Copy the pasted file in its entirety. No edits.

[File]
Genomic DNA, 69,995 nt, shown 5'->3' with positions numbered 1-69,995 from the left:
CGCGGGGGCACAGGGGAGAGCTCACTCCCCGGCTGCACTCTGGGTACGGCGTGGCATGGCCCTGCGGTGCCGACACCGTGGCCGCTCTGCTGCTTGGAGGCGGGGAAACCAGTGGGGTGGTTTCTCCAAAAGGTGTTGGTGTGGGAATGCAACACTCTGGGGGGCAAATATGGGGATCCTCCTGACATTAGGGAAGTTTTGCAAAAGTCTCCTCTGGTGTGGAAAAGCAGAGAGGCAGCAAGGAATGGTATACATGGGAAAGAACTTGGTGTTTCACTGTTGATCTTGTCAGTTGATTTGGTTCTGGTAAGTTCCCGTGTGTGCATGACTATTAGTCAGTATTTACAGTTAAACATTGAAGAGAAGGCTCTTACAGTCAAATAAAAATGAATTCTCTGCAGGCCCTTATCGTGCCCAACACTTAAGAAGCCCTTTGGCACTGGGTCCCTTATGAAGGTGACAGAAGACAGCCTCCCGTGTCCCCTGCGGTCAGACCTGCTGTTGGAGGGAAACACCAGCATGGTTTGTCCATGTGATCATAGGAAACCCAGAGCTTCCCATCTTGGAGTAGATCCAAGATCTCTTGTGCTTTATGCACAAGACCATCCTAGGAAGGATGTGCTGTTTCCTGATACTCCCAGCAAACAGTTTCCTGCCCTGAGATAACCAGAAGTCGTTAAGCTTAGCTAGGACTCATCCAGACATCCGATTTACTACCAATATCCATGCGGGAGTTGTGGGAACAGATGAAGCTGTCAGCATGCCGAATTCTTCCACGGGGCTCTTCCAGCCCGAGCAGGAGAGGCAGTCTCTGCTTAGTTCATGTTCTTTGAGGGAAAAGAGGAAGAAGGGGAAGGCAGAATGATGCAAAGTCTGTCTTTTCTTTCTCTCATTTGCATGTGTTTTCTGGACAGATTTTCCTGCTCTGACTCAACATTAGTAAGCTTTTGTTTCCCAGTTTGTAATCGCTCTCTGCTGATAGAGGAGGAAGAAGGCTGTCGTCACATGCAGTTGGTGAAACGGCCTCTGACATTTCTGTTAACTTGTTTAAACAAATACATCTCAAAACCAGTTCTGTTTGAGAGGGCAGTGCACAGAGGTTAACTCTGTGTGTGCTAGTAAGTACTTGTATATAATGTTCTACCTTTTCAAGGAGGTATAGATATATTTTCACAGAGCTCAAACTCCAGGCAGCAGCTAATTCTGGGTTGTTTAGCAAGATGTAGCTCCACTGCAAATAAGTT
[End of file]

Genomic DNA, 69,995 nt, shown 5'->3' with positions numbered 1-69,995 from the left:
CGCGGGGGCACAGGGGAGAGCTCACTCCCCGGCTGCACTCTGGGTACGGCGTGGCATGGCCCTGCGGTGCCGACACCGTGGCCGCTCTGCTGCTTGGAGGCGGGGAAACCAGTGGGGTGGTTTCTCCAAAAGGTGTTGGTGTGGGAATGCAACACTCTGGGGGGCAAATATGGGGATCCTCCTGACATTAGGGAAGTTTTGCAAAAGTCTCCTCTGGTGTGGAAAAGCAGAGAGGCAGCAAGGAATGGTATACATGGGAAAGAACTTGGTGTTTCACTGTTGATCTTGTCAGTTGATTTGGTTCTGGTAAGTTCCCGTGTGTGCATGACTATTAGTCAGTATTTACAGTTAAACATTGAAGAGAAGGCTCTTACAGTCAAATAAAAATGAATTCTCTGCAGGCCCTTATCGTGCCCAACACTTAAGAAGCCCTTTGGCACTGGGTCCCTTATGAAGGTGACAGAAGACAGCCTCCCGTGTCCCCTGCGGTCAGACCTGCTGTTGGAGGGAAACACCAGCATGGTTTGTCCATGTGATCATAGGAAACCCAGAGCTTCCCATCTTGGAGTAGATCCAAGATCTCTTGTGCTTTATGCACAAGACCATCCTAGGAAGGATGTGCTGTTTCCTGATACTCCCAGCAAACAGTTTCCTGCCCTGAGATAACCAGAAGTCGTTAAGCTTAGCTAGGACTCATCCAGACATCCGATTTACTACCAATATCCATGCGGGAGTTGTGGGAACAGATGAAGCTGTCAGCATGCCGAATTCTTCCACGGGGCTCTTCCAGCCCGAGCAGGAGAGGCAGTCTCTGCTTAGTTCATGTTCTTTGAGGGAAAAGAGGAAGAAGGGGAAGGCAGAATGATGCAAAGTCTGTCTTTTCTTTCTCTCATTTGCATGTGTTTTCTGGACAGATTTTCCTGCTCTGACTCAACATTAGTAAGCTTTTGTTTCCCAGTTTGTAATCGCTCTCTGCTGATAGAGGAGGAAGAAGGCTGTCGTCACATGCAGTTGGTGAAACGGCCTCTGACATTTCTGTTAACTTGTTTAAACAAATACATCTCAAAACCAGTTCTGTTTGAGAGGGCAGTGCACAGAGGTTAACTCTGTGTGTGCTAGTAAGTACTTGTATATAATGTTCTACCTTTTCAAGGAGGTATAGATATATTTTCACAGAGCTCAAACTCCAGGCAGCAGCTAATTCTGGGTTGTTTAGCAAGATGTAGCTCCACTGCAAATAAGTT